Transcript - WIBW Radio (Topeka, Kan.) Interview with Regional Administrator Karl Brooks: Clean Air and Water Priorities, Flint Hills
Kelly Lenz: It is now 11 minutes past 6. This is Ag Issues on 580 radio WIBW, and we are delighted to have joining us in studio this morning, a guy I've interviewed many times over the last several years. He is Karl Brooks, the regional administrator for the U.S. Environmental Protection Agency, which is located over in Kansas City. Karl, good to have you with us again.
Karl Brooks: Kelly, it's great to be back again. Look forward to it.
Kelly Lenz: Alright, it is a brand new year and it is a new term for the Obama Administration. And let's focus, at least initially, on what the Agency plans to do from the standpoint of clean water, clean air – especially, in so far as it impacts agriculture.
Karl Brooks: Sure, Kelly. New administration, but a continuation of some of the key personnel at our own agency. Folks probably saw that my boss, the Administrator, announced that she'll be resigning here in fairly short order. Don't know yet who the President's going to select to be the new Administrator. That will obviously be pretty important for everybody who works with this agency. In the meantime, our number two guy will no doubt be the acting, and so that means pretty much a continuation of things we've been up to for the last year or so.
I'd have to say some of the priorities, they tend to be priorities that are important to the Agency year in, year out – President in, President out. You mentioned clean water. Big focus this next couple of years on trying to partner up with states here in the midsection of the country to work on some nutrient reductions. As you know, phosphorous and nitrogen are big pollutants that we have to cope with here in the midsection of the country. And we've some real innovative efforts going on, especially in Iowa, that are partly modeled on what Kansas has been up to the last eight or ten years. So trying to work with ag stakeholders, with state environmental agencies, and with state ag departments is going to be a real focus for our Region 7 here in the next couple of years on clean water.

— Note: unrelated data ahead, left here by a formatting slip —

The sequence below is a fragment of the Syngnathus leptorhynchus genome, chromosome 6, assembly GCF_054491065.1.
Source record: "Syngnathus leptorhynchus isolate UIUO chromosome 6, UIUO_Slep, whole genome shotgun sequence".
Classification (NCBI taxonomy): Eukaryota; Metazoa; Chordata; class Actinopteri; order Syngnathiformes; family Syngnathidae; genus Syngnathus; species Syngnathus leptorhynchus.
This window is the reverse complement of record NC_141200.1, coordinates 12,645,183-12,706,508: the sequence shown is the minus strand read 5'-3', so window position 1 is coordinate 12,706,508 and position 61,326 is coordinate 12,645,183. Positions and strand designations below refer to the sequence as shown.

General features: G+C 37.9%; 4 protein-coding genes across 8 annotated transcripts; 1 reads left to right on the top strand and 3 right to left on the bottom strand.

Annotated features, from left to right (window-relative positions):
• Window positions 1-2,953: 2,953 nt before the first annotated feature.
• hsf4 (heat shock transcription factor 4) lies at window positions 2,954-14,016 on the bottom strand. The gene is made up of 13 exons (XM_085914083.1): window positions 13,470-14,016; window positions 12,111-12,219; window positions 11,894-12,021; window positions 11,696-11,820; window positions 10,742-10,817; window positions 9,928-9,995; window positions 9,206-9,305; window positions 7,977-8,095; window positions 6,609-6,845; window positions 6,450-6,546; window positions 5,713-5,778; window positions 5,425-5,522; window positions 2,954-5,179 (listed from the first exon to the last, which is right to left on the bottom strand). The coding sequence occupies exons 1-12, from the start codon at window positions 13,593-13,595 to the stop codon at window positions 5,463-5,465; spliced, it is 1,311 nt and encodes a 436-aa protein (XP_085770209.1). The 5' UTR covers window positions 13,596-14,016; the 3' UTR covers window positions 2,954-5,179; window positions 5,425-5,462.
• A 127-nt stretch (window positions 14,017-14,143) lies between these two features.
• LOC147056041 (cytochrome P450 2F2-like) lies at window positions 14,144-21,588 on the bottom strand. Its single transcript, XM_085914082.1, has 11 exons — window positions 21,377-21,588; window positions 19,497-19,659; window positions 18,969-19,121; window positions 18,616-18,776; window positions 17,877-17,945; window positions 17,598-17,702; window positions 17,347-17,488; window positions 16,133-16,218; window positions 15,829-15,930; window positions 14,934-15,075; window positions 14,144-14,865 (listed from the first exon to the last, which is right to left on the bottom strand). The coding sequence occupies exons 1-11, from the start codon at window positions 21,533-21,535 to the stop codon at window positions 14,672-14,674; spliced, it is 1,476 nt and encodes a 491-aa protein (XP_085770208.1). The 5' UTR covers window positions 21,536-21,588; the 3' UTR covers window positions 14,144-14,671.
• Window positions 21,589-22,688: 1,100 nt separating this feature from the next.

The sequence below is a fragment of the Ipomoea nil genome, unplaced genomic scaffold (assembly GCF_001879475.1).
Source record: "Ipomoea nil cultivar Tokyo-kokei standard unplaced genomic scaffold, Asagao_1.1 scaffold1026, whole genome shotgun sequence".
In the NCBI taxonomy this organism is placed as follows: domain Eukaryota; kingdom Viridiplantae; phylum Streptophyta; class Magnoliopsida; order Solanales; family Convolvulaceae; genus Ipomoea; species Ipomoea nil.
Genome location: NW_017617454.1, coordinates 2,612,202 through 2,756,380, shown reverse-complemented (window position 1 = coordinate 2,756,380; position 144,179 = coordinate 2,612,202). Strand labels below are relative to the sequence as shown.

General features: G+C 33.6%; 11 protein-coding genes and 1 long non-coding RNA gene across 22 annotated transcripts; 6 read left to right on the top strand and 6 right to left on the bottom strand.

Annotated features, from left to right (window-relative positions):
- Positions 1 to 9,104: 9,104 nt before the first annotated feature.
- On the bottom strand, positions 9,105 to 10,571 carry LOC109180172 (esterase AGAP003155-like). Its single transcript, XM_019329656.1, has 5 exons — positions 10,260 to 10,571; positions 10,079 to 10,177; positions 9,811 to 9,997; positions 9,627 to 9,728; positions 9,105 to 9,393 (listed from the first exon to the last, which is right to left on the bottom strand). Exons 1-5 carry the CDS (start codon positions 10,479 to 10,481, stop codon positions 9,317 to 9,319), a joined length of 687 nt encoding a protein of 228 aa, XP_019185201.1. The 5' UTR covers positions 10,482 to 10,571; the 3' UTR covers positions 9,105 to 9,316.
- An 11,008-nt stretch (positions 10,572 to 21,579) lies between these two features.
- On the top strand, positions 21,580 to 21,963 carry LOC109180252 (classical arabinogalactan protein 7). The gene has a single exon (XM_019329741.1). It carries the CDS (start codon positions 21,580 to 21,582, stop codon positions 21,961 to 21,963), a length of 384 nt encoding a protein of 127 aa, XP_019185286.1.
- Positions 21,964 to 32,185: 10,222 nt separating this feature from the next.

Kelly Lenz: Iowa in particular has seen some problems here over the years, certainly from the standpoint of the EPA. I know there are a lot of moderate-sized feedlots in Iowa that have been hammered by EPA. The Iowa Department of Natural Resources there have been trying to keep up with environmental problems caused by agriculture. EPA's been kind of looking over their shoulder. What's going on now?
Karl Brooks: Well, we'd like to say we've been sitting at their shoulder rather than hammering, looking over their shoulder. We've got a pretty interesting plan that's just about to be signed between EPA and the Iowa Ag Agency on how to improve their work with cattle feeders up in that state, especially the northern and central parts of the state. We found that the state agency didn't have the personnel it needed to work with producers to try to make sure everybody knew what the rules are once you have to get a permit under the Clean Water Act. So the state's likely to be increasing the number of trained folks out there working with producers. They're likely to do a better job of when they do find somebody who's in violation of a permit, making sure they get that corrected – and it represents a pretty important commitment by Iowa to stay up with the Clean Water Act. You probably know, folks know that Iowa's been one of the fastest growing beef producers here over the last 20 years in our part of the country. It's still, it's nowhere near as large as Kansas and Nebraska but it's been increasing really quickly. It's also a pretty wet state. There's a lot of small rivers through the central and northern part of Iowa. So, unlike Nebraska and Kansas where most cattle are fed in pretty dry areas, in Iowa they're fed in pretty wet areas. So we've just got some bigger challenges in that state than we had out here out on the Plains.
Kelly Lenz: Nebraska is also in your jurisdiction, is it not?
Karl Brooks: It is, yes.
Kelly Lenz: In that last year, there was some criticism from a number of individuals, including Senator Johanns up there who was not too happy with EPA feedlot flyovers. Did you get a Christmas card from him?
Karl Brooks: You know, I haven't gone through that stack of mail at the corner of the desk. I don't know, he's probably got a huge Christmas card list. I hope I'm on it at some point. We did have some pretty extensive conversations over the last year with the cattle industry in Nebraska – Nebraska cattle and Senator Johanns. First off, everybody knows we don't fly drones, we've never flown drones, we have no plans to operate drones. The only overflights the Agency ever did were in a little Cessna 182, occasionally in eastern Nebraska and western Iowa. I think that conversation though was helpful for EPA and certainly helpful for the cattle industry in Nebraska, because it gave us a chance to walk through some of the concerns that we have about complying with the Clean Water Act. You know, feeders want to be in compliance with the law. They don't want to hassle around with us. They don't want to hassle with the state environmental agency. They want to feed cattle, make money, and move that business to a next generation. We're going in the same direction and I thought the conversations, they started a little bit of a scratchy place. They moved in a pretty productive direction, I thought, by the end of the summer, early part of the fall.